- The Washington Times - Friday, July 7, 2017

The U.S. and Russia struck a deal for a cease-fire in southwest Syria, according to reports, marking a major breakthrough in the six-year civil war as President Trump and Russian President Vladimir Putin held their first face-to-face meeting.

Details were sketchy but the cease-fire was scheduled to take effect Sunday at noon Damascus time, The Associated Press reported, citing U.S. officials.

The deal reflects a new level of involvement by the U.S. in Syria’s civil war. Mr. Trump had previously stepped up U.S. actions with airstrikes against chemical weapon stashes of the Bashar al-Assad regime in Syria.

Jordan and Israel also are part of the agreement, according to the report. The two U.S. allies both share a border with the southern part of Syria and have been concerned about violence from Syria’s civil war spilling over the border.

The deal is separate from “de-escalation zones” that were to be created under a deal brokered by Russia, Turkey and Iran earlier this year without U.S. participation.

Though U.S. and Russian officials had been discussing a potential deal for some time, it didn’t reach fruition until the run-up to Trump’s meeting with Putin on the sidelines of the Group of 20 economic summit in Germany, officials said.

Before Mr. Trump’s meeting with Mr. Putin, Secretary of State Rex Tillerson signaled that Syria’s civil war would be high on the agenda. He said in a statement before departing for Germany for the meeting that the U.S. remained open to cooperating with Russia through “joint mechanisms” to lower violence in Syria, potentially including no-fly zones.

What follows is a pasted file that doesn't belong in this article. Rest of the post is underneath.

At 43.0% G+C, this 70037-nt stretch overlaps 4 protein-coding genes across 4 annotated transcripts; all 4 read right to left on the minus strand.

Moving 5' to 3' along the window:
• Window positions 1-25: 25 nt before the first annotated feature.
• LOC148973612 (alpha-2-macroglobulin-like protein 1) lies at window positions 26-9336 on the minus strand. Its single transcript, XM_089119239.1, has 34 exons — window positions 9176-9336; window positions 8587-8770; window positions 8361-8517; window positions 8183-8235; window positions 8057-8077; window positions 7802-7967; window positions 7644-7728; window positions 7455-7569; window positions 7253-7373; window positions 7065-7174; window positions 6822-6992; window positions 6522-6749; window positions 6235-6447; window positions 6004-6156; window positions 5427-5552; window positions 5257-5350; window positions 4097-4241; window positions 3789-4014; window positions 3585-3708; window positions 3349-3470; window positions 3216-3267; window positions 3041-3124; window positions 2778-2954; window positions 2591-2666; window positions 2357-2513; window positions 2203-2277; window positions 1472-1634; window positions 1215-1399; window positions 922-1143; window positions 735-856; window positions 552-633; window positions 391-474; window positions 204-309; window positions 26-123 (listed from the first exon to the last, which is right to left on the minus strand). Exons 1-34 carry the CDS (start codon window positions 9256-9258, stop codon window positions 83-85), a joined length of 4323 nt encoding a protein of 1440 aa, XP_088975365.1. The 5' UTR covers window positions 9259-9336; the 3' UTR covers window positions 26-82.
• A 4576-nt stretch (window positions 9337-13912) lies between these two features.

Moscow reacted angrily when the U.S. downed a Syrian jet last week after it dropped bombs near the U.S.-backed Syrian Democratic Forces conducting operations against the Islamic State group. Russia warned its military would track aircraft from the U.S.-led coalition as potential targets over Syria and suspended a hotline intended to avoid midair incidents.

“If our two countries work together to establish stability on the ground, it will lay a foundation for progress on the settlement of Syria’s political future,” Mr. Tillerson said Wednesday.

The U.S. and Russia have been backing opposing sides in Syria’s war, with Moscow supporting Syrian President Bashar Assad and Washington supporting rebels who have been fighting Mr. Assad. Both the U.S. and Russia oppose the Islamic State group in Syria.

The U.S. has been wary of letting Iran gain influence in Syria — a concern shared by Israel and Jordan, neither of which wants Iranian-aligned troops amassing near their territories. A U.S.-brokered deal could help the Trump administration retain more of a say over who fills the power vacuum left behind as the Islamic State is routed from additional territory in Syria.

This story is based in part on wire service reports.

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